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George St in Dunedin. Photo: Stephen Jaquiery
George St in Dunedin. Photo: Stephen Jaquiery
Construction works for Dunedin’s multimillion-dollar central city upgrade could start next month, before the final design for the main street has been settled.

The substantial project of work is due to finish in 2024 and it looks likely to begin this year, but starting in the area around rather than in George St, the city’s main shopping street.

Malcolm Budd
Malcolm Budd
Changes could range from new turning bays into multi-level car parking buildings to a main street with a cobblestone appearance, but details have not been confirmed.

Traffic could be travelling one-way only in George St at 10kmh in a setting resembling a court or campus more than a road.

Alternatively, an asphalted two-way George St could end up getting the go-ahead.

Whatever the appearance above ground, below it, 150-year-old pipes are due to be replaced and this could cost $25 million.

Work in the city centre above ground is expected to be worth between $18 million and $28 million, depending on the final design, which may not be confirmed before February.

However, a detailed business case is to be considered by the Dunedin City Council this month.

If it gets the green light, work could start on the streets around George St in October.

The work in George St itself is set to begin early next year.

Changes are planned for the bus route in Great King St, because George St will be unavailable during construction.

The council aims to improve the flow of traffic from east to west where George St intersects with Frederick St, Hanover St, St Andrew St and London St.

Access to the Meridian Mall car park is expected to change and more bike parks and e-bike charging stations are planned for the central city.

Councillors are expected to be presented with traffic-modelling information before they decide on one-way traffic in George St.

Automobile Association Otago district council chairman Malcolm Budd said making George St one-way would add to traffic congestion in the area.

Mr Budd was concerned about putting pressure on nearby streets such as Filleul St.

He believed a 20kmh speed limit in George St was more realistic than expecting motorists to cope with crawling at 10kmh.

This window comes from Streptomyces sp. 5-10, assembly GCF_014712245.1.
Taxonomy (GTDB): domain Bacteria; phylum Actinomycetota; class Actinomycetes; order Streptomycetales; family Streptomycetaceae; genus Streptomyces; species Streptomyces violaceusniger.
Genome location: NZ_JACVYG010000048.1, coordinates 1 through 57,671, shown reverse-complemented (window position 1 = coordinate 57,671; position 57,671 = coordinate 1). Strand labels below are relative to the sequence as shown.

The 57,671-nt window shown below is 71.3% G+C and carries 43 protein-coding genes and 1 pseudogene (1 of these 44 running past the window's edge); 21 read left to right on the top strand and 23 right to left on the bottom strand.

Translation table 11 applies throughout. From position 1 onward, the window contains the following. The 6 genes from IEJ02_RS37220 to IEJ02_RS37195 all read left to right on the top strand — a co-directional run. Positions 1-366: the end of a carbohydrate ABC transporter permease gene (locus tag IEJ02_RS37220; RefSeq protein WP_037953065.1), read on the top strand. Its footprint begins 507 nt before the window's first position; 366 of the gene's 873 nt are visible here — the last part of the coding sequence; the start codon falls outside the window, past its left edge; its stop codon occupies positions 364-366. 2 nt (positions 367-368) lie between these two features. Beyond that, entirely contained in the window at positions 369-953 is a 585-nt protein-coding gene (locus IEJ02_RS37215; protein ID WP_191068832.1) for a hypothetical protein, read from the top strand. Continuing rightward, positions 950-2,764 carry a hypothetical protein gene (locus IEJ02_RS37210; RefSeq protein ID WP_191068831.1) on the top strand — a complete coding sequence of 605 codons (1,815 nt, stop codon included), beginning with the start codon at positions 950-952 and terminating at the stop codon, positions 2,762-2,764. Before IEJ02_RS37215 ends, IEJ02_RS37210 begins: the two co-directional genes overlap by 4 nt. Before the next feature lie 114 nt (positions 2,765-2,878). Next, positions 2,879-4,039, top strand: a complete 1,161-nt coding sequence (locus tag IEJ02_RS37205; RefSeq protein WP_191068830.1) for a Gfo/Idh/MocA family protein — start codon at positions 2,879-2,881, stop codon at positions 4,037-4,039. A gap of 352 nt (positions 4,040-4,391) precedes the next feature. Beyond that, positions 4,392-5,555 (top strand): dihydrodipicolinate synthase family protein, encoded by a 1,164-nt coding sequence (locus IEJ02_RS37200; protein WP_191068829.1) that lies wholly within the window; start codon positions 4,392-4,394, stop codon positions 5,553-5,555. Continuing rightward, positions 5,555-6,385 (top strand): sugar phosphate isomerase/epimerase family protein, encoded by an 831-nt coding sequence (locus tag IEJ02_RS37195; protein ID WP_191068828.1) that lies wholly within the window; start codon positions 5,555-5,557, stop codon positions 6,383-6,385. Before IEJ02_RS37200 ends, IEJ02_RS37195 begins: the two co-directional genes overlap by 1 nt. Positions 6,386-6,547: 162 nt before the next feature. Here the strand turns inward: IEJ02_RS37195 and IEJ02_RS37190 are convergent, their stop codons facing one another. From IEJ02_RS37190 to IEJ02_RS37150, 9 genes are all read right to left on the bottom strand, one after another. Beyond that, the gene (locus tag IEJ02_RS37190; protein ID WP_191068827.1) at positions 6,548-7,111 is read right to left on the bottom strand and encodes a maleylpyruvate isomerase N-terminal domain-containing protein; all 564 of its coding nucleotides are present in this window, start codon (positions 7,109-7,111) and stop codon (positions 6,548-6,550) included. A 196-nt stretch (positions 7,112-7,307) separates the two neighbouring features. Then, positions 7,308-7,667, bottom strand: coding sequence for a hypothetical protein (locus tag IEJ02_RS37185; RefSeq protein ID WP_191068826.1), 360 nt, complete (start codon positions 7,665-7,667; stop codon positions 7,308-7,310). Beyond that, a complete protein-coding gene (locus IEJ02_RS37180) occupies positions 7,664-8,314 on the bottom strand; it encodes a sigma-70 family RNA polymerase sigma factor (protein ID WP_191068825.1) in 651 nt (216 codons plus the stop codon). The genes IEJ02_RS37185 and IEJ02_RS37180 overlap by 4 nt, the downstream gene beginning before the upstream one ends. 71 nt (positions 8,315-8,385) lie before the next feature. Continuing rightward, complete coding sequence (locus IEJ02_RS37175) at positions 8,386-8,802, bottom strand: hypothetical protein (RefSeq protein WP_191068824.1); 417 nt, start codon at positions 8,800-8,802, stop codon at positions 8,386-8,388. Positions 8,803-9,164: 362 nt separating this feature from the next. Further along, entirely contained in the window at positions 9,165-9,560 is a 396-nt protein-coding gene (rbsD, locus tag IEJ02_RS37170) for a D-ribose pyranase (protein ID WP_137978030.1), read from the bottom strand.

He expected a two-way George St to work much more efficiently than the one-way option.

Traffic disruption associated with the building of the new Dunedin Hospital in Cumberland St could also complicate matters.

George St retailer John Bezett said a 10kmh limit in George St would be ridiculous and he backed two-way traffic.

‘‘The council has given us no good reason why it should be one-way,’’ Mr Bezett said.

He was worried not enough consideration had been given to traffic flows and parking.

Mr Bezett said it made sense to push ahead with upgrading George St if the underground infrastructure needed replacing. However, he doubted radical changes above ground were warranted.

Mr Bezett objected to past council experiments such as closing off the Octagon last year, suggesting the impact on retailers was given insufficient attention.

The council has said planned construction work around George St this year would stop in December and there would be limited work in January, to ensure as little disruption as possible over the Christmas-New Year period.

grant.miller@odt.co.nz

 

Comments

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So 3 months before the busiest time of the year for both retailers and traffic, the DCC start upgrades that will adversely effect both parties?!....Yep, that's our council alright!

I'm starting to wonder if they have some sort of insurance scam going that pays out in the event of this city's economic collapse!

I'll call it now shall I, DCC transport planning has an extensive history of expensive mistakes and ignoring good advice, so we all know where this is heading...

No accountability either. They can blow a huge sum on some mistake or frivolous scheme and the response seems to be "oh well, don't do that again mate!" -- while in the private sector (i.e. the real world) you'd be out the door before you could blink twice.

Is anybody going to stop these lunatics? They need to be locked in an asylum if they sign off on this madness.

"‘‘The council has given us no good reason why it should be one-way,’’ Mr Bezett said."

No, the council just has not given him a reason he personally likes - but then, to the best of my knowledge, Dunedin doesn't exist just to please Mr Bezett.

"However, he doubted radical changes above ground were warranted."

I don't. Guess that means we cancel out each other's votes? Righto ... let's get on with it!

and the DCC still don't want to listen to the people.

You can be sure of four things.
None of this work will improve trafic flow.
The works will be delivered late.
The works will go over budget.
A future council will spend millions more reversing the greens anti car moves.

There is a plan, but the planning department and greens councillors are too scared of the blowback if they announced it. Better to start the work then come up with some excuses why cars need to be banned and all parking removed.

Dcc transport managers are either incompetent or adopting auckland-centric ideas. There's at least two transport managers that should be fired. Come on Sandy Graham its time to push them out.

It is time that Dunedin Start to protest ( a peaceful protest) on elected members of the DCC, show them that you are not happy, unfortunately until such a time they will continue to not listen and do what they want costing thousands.
Unfortunately they are that arrogant they don't care about Dunedin's people just as so long it meets the Vision of there own so they can climb the ladder

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